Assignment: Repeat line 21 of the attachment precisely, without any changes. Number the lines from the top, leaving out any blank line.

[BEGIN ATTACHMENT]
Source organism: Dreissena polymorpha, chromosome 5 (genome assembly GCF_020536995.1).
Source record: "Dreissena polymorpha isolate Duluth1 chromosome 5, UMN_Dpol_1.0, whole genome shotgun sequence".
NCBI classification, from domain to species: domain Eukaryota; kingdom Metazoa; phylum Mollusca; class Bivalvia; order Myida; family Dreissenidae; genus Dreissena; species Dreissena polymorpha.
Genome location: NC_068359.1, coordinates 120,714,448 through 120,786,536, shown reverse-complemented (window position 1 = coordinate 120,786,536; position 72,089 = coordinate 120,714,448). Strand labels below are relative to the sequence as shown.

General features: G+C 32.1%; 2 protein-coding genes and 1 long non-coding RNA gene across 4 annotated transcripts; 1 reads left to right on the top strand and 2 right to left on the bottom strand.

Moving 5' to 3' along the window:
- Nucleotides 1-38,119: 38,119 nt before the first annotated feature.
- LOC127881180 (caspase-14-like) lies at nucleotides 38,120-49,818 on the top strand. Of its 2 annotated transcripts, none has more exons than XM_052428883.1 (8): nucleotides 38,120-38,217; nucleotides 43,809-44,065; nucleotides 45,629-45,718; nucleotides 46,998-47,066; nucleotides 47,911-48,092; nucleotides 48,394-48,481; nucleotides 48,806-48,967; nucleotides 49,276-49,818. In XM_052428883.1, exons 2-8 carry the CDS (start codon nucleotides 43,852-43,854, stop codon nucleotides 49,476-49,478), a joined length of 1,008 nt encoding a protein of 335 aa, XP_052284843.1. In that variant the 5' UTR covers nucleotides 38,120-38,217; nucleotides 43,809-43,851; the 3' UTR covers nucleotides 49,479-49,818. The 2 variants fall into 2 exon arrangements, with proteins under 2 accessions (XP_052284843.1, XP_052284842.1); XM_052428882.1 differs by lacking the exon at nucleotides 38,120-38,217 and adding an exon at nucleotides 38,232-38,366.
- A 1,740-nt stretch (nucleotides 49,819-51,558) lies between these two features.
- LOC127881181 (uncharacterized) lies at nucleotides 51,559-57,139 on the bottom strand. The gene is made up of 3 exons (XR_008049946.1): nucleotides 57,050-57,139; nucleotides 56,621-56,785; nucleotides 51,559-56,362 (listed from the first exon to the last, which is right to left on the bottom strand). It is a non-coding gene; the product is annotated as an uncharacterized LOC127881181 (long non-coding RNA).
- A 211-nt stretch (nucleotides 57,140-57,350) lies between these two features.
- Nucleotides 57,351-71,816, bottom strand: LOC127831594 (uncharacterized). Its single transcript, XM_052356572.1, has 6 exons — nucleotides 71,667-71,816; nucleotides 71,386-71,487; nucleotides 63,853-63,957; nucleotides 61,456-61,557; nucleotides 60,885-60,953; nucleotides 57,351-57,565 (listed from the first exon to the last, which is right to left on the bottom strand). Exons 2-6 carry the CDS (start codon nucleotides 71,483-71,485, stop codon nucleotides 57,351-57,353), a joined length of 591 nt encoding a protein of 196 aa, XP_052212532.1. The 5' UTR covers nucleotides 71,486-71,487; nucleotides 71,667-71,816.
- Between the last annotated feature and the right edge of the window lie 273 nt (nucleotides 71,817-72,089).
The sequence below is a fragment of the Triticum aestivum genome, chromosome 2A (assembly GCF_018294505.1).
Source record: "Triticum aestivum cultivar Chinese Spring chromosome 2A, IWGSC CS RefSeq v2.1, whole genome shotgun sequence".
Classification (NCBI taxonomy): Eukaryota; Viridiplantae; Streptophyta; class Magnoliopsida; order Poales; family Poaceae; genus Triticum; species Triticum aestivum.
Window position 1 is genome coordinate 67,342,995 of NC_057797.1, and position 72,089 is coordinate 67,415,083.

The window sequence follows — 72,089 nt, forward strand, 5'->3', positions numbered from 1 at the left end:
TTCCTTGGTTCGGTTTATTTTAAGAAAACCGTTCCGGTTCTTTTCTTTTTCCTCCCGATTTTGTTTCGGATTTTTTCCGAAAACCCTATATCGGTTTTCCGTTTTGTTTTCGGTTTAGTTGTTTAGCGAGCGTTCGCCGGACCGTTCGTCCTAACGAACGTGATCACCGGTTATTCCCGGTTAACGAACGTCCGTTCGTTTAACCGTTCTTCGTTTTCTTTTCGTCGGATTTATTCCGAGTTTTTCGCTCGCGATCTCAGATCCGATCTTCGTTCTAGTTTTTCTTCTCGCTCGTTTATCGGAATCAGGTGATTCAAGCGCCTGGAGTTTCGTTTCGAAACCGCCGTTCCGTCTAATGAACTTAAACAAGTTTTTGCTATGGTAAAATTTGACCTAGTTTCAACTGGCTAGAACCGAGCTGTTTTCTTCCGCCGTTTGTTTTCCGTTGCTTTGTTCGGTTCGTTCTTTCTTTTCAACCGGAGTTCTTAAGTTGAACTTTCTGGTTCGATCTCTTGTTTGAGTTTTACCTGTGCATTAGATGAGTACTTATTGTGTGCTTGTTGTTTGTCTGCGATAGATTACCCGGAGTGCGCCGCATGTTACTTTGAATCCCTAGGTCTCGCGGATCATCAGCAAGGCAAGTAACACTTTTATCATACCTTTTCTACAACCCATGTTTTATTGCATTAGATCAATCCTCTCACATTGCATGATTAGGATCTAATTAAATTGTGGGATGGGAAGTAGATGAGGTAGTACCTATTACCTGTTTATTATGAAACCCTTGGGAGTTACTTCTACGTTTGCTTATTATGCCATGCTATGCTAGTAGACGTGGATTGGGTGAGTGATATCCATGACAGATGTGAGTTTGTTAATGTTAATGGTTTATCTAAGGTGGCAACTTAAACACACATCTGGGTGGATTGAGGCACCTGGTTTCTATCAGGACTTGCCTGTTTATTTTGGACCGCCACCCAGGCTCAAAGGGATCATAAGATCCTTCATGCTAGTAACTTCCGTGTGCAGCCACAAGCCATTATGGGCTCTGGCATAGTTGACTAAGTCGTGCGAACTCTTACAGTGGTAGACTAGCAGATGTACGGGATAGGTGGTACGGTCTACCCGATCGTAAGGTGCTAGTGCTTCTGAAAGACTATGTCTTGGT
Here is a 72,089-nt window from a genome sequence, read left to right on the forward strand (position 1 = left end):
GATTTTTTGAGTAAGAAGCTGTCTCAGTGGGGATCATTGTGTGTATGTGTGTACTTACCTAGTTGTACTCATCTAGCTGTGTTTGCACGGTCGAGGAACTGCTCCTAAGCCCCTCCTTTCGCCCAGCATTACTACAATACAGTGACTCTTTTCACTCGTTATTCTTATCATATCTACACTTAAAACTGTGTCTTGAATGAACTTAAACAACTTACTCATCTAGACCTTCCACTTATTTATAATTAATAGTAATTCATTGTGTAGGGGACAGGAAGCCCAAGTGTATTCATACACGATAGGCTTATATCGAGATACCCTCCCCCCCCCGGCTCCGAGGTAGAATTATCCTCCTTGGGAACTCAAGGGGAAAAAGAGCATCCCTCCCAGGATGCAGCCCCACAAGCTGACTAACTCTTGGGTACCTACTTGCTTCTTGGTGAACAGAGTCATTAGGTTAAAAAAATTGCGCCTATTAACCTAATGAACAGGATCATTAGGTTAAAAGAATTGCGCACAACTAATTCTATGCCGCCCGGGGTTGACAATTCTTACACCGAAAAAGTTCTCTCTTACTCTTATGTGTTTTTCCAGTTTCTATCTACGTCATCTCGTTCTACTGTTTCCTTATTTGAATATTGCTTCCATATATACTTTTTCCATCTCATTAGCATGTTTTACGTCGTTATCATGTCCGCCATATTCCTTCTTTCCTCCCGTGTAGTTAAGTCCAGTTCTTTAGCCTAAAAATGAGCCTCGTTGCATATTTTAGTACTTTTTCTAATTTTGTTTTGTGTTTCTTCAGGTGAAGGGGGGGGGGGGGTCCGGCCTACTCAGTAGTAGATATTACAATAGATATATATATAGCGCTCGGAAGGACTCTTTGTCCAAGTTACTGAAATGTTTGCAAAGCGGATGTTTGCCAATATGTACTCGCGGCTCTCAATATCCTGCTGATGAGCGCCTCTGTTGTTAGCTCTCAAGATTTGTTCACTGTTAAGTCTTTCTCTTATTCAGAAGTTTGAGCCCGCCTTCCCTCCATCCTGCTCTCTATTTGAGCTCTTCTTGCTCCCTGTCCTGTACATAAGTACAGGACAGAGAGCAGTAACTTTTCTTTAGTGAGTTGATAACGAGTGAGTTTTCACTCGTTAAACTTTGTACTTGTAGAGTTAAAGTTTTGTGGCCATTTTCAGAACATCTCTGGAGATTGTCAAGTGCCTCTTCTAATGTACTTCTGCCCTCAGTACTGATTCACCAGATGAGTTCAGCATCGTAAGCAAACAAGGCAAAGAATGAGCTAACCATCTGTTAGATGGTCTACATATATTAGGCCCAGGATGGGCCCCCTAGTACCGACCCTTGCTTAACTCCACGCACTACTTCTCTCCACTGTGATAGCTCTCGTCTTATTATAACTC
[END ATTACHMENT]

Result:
GATTTTTTGAGTAAGAAGCTGTCTCAGTGGGGATCATTGTGTGTATGTGTGTACTTACCTAGTTGTACTCATCTAGCTGTGTTTGCACGGTCGAGGAACTGCTCCTAAGCCCCTCCTTTCGCCCAGCATTACTACAATACAGTGACTCTTTTCACTCGTTATTCTTATCATATCTACACTTAAAACTGTGTCTTGAATGAACTTAAACAACTTACTCATCTAGACCTTCCACTTATTTATAATTAATAGTAATTCATTGTGTAGGGGACAGGAAGCCCAAGTGTATTCATACACGATAGGCTTATATCGAGATACCCTCCCCCCCCCGGCTCCGAGGTAGAATTATCCTCCTTGGGAACTCAAGGGGAAAAAGAGCATCCCTCCCAGGATGCAGCCCCACAAGCTGACTAACTCTTGGGTACCTACTTGCTTCTTGGTGAACAGAGTCATTAGGTTAAAAAAATTGCGCCTATTAACCTAATGAACAGGATCATTAGGTTAAAAGAATTGCGCACAACTAATTCTATGCCGCCCGGGGTTGACAATTCTTACACCGAAAAAGTTCTCTCTTACTCTTATGTGTTTTTCCAGTTTCTATCTACGTCATCTCGTTCTACTGTTTCCTTATTTGAATATTGCTTCCATATATACTTTTTCCATCTCATTAGCATGTTTTACGTCGTTATCATGTCCGCCATATTCCTTCTTTCCTCCCGTGTAGTTAAGTCCAGTTCTTTAGCCTAAAAATGAGCCTCGTTGCATATTTTAGTACTTTTTCTAATTTTGTTTTGTGTTTCTTCAGGTGAAGGGGGGGGGGGGGTCCGGCCTACTCAGTAGTAGATATTACAATAGATATATATATAGCGCTCGGAAGGACTCTTTGTCCAAGTTACTGAAATGTTTGCAAAGCGGATGTTTGCCAATATGTACTCGCGGCTCTCAATATCCTGCTGATGAGCGCCTCTGTTGTTAGCTCTCAAGATTTGTTCACTGTTAAGTCTTTCTCTTATTCAGAAGTTTGAGCCCGCCTTCCCTCCATCCTGCTCTCTATTTGAGCTCTTCTTGCTCCCTGTCCTGTACATAAGTACAGGACAGAGAGCAGTAACTTTTCTTTAGTGAGTTGATAACGAGTGAGTTTTCACTCGTTAAACTTTGTACTTGTAGAGTTAAAGTTTTGTGGCCATTTTCAGAACATCTCTGGAGATTGTCAAGTGCCTCTTCTAATGTACTTCTGCCCTCAGTACTGATTCACCAGATGAGTTCAGCATCGTAAGCAAACAAGGCAAAGAATGAGCTAACCATCTGTTAGATGGTCTACATATATTAGGCCCAGGATGGGCCCCCTAGTACCGACCCTTGCTTAACTCCACGCACTACTTCTCTCCACTGTGATAGCTCTCGTCTTATTATAACTC